New York AG Sues NCAA for Imposing Unfair Restrictions on Student Athletes’ Careers

New York AG Sues NCAA for Imposing Unfair Restrictions on Student Athletes’ Careers

New York Attorney General Letitia James has joined a bipartisan multistate coalition in a lawsuit to challenge the National Collegiate Athletic Association’s (NCAA) restrictions on prospective student athletes’ ability to earn money and benefit from their name, image, and likeness (NIL).

The NCAA’s NIL rule “prevents student athletes from reviewing NIL compensation offers before enrolling in a school, restricting students from fully understanding the options available to them before making a decision.” The lawsuit alleges that the NCAA’s NIL rule “reduces competition among universities and limits student athletes’ earnings and their ability to choose a college that meets their athletic and career goals. To stop this unfair practice, the coalition is seeking to require the NCAA to drop its rule banning the use of NIL as a recruiting incentive.” This action follows a lawsuit Attorney General James and a coalition of attorneys general filed in December 2023 challenging the NCAA’s transfer eligibility rule, which “harms student athletes’ ability to transfer to other schools and still participate in collegiate sports. As a result of that suit, the NCAA has temporarily stopped enforcing the rule.”

“New York student athletes are some of the best in the country, and they should be able to make decisions about their athletic career without restrictions,” said Attorney General James. “The NCAA’s NIL rule limits college athletes’ potential and restricts competition among universities – that’s not fair game. Student athletes should be able to call the shots on their career fairly and evenly. I am proud to join this lawsuit to continue fighting for fair treatment of student athletes.”

NIL opportunities are offered to student athletes through collectives affiliated with universities and can include video game deals, social media promotions, merchandise, autograph sales, or licensing of their name and images, all of which student athletes can be paid for. The NCAA enacted its NIL rule in 2021 and forces student athletes to commit, enroll, or transfer to a university without understanding the full scope of NIL opportunities or comparing those opportunities to ones at competing schools.

“For example, if University A and University B are pursuing a highly sought after prospective college athlete, the NCAA NIL rule prevents the athlete from speaking to collectives about their potential compensation at either university before committing to a particular school. The rule restricts the athlete from interacting with college coaches and staff about NIL, forcing the student to make a decision without fully understanding what they are offered and decreasing the incentive for the colleges to offer a competitive deal. The coalition argues that this prevents student athletes from fairly negotiating with collectives, reviewing NIL offers prior to making enrollment decisions, and understanding the full scope of NIL-related services a school might offer upon enrollment. The lawsuit describes the NIL rule as similar to a coach looking for a new job and freely talking to many different schools, but not being able to negotiate salary until after committing to a job.”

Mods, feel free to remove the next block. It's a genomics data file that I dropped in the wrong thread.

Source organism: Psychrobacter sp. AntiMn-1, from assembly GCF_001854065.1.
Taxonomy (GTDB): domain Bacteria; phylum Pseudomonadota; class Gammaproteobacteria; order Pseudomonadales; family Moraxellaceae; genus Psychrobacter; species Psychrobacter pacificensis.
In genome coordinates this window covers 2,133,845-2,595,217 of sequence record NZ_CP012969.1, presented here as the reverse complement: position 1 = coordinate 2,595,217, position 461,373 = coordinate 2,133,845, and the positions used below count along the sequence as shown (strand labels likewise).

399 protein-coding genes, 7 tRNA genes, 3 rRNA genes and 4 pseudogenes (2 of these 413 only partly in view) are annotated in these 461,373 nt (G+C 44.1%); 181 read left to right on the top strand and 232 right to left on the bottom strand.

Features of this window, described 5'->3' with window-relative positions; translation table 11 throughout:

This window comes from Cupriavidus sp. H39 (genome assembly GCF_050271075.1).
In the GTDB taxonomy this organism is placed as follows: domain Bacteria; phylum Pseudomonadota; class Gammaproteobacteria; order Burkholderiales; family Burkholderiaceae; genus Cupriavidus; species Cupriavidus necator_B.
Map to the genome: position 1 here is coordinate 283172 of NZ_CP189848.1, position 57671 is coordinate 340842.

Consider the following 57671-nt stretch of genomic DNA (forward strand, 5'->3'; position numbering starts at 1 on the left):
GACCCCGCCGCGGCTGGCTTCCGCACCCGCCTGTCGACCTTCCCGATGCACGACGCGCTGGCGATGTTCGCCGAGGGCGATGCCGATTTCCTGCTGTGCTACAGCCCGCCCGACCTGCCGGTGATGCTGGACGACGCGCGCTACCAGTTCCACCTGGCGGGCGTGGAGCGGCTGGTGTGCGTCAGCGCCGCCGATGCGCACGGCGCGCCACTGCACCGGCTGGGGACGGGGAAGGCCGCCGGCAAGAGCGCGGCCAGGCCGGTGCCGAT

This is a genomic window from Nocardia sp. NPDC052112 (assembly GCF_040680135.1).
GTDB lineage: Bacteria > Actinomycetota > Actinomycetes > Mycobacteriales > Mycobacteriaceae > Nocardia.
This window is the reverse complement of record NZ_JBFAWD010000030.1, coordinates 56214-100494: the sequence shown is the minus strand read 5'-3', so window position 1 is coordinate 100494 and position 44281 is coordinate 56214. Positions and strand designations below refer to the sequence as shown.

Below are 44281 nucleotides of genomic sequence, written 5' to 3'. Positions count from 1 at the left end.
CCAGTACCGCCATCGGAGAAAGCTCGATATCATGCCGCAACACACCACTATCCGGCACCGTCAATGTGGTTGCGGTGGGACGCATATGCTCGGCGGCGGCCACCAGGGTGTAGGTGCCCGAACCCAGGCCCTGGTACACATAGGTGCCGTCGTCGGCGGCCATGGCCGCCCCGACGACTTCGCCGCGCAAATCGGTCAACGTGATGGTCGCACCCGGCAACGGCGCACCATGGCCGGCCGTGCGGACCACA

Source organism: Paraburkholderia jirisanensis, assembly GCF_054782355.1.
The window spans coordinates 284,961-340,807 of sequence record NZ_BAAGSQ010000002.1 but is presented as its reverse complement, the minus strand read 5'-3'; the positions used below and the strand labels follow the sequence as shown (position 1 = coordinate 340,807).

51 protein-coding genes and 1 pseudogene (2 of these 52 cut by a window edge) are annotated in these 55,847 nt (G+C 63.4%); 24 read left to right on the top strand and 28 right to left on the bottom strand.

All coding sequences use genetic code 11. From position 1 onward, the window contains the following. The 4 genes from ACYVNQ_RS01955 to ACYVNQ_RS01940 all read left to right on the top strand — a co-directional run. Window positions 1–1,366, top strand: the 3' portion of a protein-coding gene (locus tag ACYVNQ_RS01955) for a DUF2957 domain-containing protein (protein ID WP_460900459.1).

New York has hundreds of colleges and universities that offer sports programs to students, including 23 Division I colleges and universities that sponsor men’s and women’s athletics. In 2022, New York enacted a law to protect student athletes’ right to earn NIL compensation. The coalition argues that the NCAA’s NIL-recruiting ban limits competition among universities, and artificially decreases NIL compensation for college athletes.

“From the very beginning of the national dialogue related to NIL, Syracuse University has supported reforms and rule changes that support and preserve the rights of student-athletes,” said Syracuse University Athletic Director John Wildhack. “We will continue to advocate on their behalf for a sensible resolution.”

Joining Attorney General James in this lawsuit are the attorneys general of Florida, Tennessee, Virginia, and the District of Columbia.